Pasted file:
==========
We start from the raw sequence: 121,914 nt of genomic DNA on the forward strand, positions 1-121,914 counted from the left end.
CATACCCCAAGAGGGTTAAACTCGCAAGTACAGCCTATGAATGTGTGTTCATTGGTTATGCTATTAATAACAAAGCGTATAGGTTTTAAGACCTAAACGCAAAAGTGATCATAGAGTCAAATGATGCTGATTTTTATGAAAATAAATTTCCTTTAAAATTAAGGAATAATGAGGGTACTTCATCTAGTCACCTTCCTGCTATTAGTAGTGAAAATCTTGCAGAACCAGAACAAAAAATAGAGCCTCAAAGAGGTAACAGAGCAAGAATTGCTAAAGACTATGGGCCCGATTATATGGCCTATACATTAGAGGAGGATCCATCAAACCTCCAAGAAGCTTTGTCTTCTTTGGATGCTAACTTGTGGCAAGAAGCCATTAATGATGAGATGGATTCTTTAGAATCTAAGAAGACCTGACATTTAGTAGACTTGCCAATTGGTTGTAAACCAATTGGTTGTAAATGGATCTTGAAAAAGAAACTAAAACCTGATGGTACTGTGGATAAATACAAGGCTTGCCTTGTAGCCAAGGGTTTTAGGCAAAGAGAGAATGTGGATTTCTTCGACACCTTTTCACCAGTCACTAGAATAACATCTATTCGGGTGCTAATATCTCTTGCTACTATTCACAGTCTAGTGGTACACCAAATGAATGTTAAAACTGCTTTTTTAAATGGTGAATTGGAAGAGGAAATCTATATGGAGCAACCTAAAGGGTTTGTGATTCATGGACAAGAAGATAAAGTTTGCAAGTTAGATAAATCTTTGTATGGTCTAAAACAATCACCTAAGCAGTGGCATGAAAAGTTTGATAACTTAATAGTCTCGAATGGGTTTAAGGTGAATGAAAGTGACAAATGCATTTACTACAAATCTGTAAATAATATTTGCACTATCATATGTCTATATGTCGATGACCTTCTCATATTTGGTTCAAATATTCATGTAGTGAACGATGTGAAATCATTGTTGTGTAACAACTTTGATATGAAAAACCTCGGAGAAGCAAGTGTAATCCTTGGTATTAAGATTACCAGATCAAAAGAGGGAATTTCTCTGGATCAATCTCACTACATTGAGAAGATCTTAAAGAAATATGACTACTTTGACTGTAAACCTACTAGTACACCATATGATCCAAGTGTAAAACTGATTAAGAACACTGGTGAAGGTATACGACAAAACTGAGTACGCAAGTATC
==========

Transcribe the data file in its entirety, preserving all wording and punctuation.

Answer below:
We start from the raw sequence: 121,914 nt of genomic DNA on the forward strand, positions 1-121,914 counted from the left end.
CATACCCCAAGAGGGTTAAACTCGCAAGTACAGCCTATGAATGTGTGTTCATTGGTTATGCTATTAATAACAAAGCGTATAGGTTTTAAGACCTAAACGCAAAAGTGATCATAGAGTCAAATGATGCTGATTTTTATGAAAATAAATTTCCTTTAAAATTAAGGAATAATGAGGGTACTTCATCTAGTCACCTTCCTGCTATTAGTAGTGAAAATCTTGCAGAACCAGAACAAAAAATAGAGCCTCAAAGAGGTAACAGAGCAAGAATTGCTAAAGACTATGGGCCCGATTATATGGCCTATACATTAGAGGAGGATCCATCAAACCTCCAAGAAGCTTTGTCTTCTTTGGATGCTAACTTGTGGCAAGAAGCCATTAATGATGAGATGGATTCTTTAGAATCTAAGAAGACCTGACATTTAGTAGACTTGCCAATTGGTTGTAAACCAATTGGTTGTAAATGGATCTTGAAAAAGAAACTAAAACCTGATGGTACTGTGGATAAATACAAGGCTTGCCTTGTAGCCAAGGGTTTTAGGCAAAGAGAGAATGTGGATTTCTTCGACACCTTTTCACCAGTCACTAGAATAACATCTATTCGGGTGCTAATATCTCTTGCTACTATTCACAGTCTAGTGGTACACCAAATGAATGTTAAAACTGCTTTTTTAAATGGTGAATTGGAAGAGGAAATCTATATGGAGCAACCTAAAGGGTTTGTGATTCATGGACAAGAAGATAAAGTTTGCAAGTTAGATAAATCTTTGTATGGTCTAAAACAATCACCTAAGCAGTGGCATGAAAAGTTTGATAACTTAATAGTCTCGAATGGGTTTAAGGTGAATGAAAGTGACAAATGCATTTACTACAAATCTGTAAATAATATTTGCACTATCATATGTCTATATGTCGATGACCTTCTCATATTTGGTTCAAATATTCATGTAGTGAACGATGTGAAATCATTGTTGTGTAACAACTTTGATATGAAAAACCTCGGAGAAGCAAGTGTAATCCTTGGTATTAAGATTACCAGATCAAAAGAGGGAATTTCTCTGGATCAATCTCACTACATTGAGAAGATCTTAAAGAAATATGACTACTTTGACTGTAAACCTACTAGTACACCATATGATCCAAGTGTAAAACTGATTAAGAACACTGGTGAAGGTATACGACAAAACTGAGTACGCAAGTATC